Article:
By the time Queen Elizabeth noticed that something had gone terribly awry with British society, it was too late; the RUSI report in response to her discreet inquiries did nothing to remove the government's blinkers:
[...] The report had concluded that Britain's "misplaced deference to multiculturalism" was undermining the fight against extremists, and that military and security services were having to fight threats at home and abroad.

The defence minister, Bob Ainsworth, described Rusi's report as "extraordinary", and rejected its findings strongly.

"There's a lot of nonsense talked about deference to multiculturalism. Who is deferring to multiculturalism?" he asked on the BBC's World at One. "Who in our society objects to the basic premise that all of the people who live in our country owe allegiance to our country?"[...](5)
So it really comes down to David Cameron. If he listens to Phillip Blond, that is perhaps the Conservative party's one chance at mounting an effective answer to the British National Party.

It seems Cameron is listening, at least to some extent. But the window for decisive action is closing fast.

If all the above is news to Americans, ask your major news outlets why they haven't been reporting on the issues. Only those Americans who kept very close tabs on doings in Europe had any idea how much anger had built up in several EU countries about the heavy-handed use of multiculturalism laws to silence dissent.

The upshot? Another crisis appearing 'out of the blue.'

Nothing in human affairs happens out of the blue. Europe has been in big trouble for at least three years; anyone who has closely followed the Gates of Vienna blog knows that.

As to what it all means for Americans -- it means the fight of our lives against the same kind of multiculturalism laws that hold several EU populations hostage.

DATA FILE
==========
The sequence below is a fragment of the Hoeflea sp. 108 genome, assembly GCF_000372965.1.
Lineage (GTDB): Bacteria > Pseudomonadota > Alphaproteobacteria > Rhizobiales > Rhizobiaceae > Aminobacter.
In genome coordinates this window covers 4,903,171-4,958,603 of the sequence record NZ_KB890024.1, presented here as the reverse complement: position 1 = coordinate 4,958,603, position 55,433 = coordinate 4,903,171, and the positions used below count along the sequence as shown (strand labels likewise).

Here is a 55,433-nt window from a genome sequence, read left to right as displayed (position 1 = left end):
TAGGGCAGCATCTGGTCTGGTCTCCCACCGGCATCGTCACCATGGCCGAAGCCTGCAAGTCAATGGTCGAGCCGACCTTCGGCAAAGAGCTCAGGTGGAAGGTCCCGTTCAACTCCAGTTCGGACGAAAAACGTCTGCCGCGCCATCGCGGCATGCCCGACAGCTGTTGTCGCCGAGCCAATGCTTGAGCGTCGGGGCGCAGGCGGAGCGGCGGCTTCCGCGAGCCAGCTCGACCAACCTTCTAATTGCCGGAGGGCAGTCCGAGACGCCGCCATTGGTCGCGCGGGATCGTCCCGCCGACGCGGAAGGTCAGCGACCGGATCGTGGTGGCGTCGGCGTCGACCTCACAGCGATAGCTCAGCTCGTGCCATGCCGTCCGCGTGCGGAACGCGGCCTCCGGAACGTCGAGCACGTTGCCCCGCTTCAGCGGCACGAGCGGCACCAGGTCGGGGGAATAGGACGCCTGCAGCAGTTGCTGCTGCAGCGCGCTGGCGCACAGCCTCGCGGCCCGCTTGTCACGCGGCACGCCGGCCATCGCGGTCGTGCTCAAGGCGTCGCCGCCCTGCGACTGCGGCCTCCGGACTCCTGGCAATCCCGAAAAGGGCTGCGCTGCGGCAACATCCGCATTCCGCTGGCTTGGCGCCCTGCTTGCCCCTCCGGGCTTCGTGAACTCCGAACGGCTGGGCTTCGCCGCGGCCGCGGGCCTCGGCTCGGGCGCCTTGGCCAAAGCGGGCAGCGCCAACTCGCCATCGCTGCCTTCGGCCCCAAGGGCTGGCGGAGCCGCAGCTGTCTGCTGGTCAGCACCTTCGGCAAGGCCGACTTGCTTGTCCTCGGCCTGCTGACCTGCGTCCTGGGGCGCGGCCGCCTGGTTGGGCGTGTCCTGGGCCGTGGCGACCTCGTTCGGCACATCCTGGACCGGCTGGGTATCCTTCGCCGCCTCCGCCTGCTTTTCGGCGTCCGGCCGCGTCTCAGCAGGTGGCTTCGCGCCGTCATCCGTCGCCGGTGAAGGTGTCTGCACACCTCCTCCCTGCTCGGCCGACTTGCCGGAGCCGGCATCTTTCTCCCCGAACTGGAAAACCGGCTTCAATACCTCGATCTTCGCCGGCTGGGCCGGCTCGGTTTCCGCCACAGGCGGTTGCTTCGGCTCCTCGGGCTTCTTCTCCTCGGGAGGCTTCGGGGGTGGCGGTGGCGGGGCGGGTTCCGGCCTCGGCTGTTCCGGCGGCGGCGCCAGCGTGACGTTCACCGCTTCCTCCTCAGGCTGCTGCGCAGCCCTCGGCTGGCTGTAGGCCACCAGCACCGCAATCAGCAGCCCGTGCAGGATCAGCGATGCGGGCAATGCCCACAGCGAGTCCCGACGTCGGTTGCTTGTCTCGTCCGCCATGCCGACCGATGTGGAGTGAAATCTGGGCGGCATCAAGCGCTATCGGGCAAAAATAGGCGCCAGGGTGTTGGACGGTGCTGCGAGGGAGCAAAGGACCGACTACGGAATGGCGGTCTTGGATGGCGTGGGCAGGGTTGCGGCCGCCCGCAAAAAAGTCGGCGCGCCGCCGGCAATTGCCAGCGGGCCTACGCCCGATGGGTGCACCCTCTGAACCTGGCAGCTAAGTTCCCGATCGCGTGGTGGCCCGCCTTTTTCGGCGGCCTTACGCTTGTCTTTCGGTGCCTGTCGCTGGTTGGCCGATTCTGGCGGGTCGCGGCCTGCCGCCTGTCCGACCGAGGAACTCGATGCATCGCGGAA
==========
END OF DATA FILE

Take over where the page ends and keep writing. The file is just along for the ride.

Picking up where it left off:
The other night CNBC aired a speech by the late economist Milton Friedman; during the Q&A he observed that whatever criticism one might have of globalization people had to remember that it had lifted hundreds of millions of people around the globe out of abject poverty.

But globalization and giving the world's poorest a leg up are not the real issue; the issue is the kind of laws that were created to enforce dictates that globalized trade imposes on democratic societies -- laws that Left-leaning coalitions strongly support for reasons of their own.

Yet when it comes to the point where citizens in a democracy must say and do nothing to offend the global consumer and the immigrant workers employed in globalized industries, you're looking at the death of liberty. Many Europeans have already figured this out and thus, the crisis on the Continent that the mainstream U.S. new media have studiously avoided reporting.

What is the answer? The marriage between mega-corporations that do big global trade and government needs to be ended. The question is how it will end: the BNP way or Phillip Blond's way. I'd advise going for the latter.

1) The Rise of Mordor, Part 1 ...; January 30, 2008

2) The Rise of Mordor, Part 2 ...; February 7, 2008

3) The British National Party Gains Strength; Times Online, April 19, 2007

4) Government rejects charge of 'flabby' response to terrorism; Guardian; February 15, 2008

5) See also Localism, Faux Localism, and the Rise of the red Tories ...; Pundita, February 15, 2009